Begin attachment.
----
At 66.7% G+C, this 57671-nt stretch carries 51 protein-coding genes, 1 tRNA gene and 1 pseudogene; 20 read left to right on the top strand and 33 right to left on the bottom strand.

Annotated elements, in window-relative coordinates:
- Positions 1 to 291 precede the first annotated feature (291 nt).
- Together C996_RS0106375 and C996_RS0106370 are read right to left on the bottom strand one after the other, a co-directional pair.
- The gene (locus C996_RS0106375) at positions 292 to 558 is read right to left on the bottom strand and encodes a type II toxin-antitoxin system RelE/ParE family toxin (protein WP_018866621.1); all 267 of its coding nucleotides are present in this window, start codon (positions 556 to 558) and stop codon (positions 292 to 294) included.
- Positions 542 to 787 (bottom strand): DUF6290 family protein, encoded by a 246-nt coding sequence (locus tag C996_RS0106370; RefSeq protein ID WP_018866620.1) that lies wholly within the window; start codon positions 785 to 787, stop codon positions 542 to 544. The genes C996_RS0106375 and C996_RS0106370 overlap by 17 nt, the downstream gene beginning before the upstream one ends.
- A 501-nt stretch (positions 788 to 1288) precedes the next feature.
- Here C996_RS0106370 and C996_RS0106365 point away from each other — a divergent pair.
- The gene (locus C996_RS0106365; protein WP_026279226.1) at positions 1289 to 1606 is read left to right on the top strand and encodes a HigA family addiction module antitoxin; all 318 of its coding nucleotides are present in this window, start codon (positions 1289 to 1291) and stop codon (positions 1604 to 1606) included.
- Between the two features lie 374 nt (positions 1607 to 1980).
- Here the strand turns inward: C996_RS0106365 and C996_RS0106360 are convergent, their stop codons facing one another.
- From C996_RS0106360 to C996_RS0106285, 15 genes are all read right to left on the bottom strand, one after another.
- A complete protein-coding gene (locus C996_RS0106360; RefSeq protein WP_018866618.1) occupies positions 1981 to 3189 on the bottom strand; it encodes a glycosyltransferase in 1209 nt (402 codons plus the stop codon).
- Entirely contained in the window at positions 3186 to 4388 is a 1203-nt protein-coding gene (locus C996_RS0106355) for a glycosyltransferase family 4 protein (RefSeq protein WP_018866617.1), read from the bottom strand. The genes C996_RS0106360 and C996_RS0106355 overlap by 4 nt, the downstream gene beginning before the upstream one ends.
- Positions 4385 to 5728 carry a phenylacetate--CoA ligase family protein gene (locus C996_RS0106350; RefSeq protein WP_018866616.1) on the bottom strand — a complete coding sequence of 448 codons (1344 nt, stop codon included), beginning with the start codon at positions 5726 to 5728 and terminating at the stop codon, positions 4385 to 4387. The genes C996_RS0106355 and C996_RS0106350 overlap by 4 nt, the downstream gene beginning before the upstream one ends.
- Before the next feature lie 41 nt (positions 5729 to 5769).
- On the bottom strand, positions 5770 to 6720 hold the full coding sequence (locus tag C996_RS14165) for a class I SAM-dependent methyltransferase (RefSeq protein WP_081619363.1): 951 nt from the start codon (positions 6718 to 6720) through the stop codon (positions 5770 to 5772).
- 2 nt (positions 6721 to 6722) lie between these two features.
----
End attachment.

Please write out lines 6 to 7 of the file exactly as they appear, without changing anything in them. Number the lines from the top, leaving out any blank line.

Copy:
- Positions 542 to 787 (bottom strand): DUF6290 family protein, encoded by a 246-nt coding sequence (locus tag C996_RS0106370; RefSeq protein ID WP_018866620.1) that lies wholly within the window; start codon positions 785 to 787, stop codon positions 542 to 544. The genes C996_RS0106375 and C996_RS0106370 overlap by 17 nt, the downstream gene beginning before the upstream one ends.
- A 501-nt stretch (positions 788 to 1288) precedes the next feature.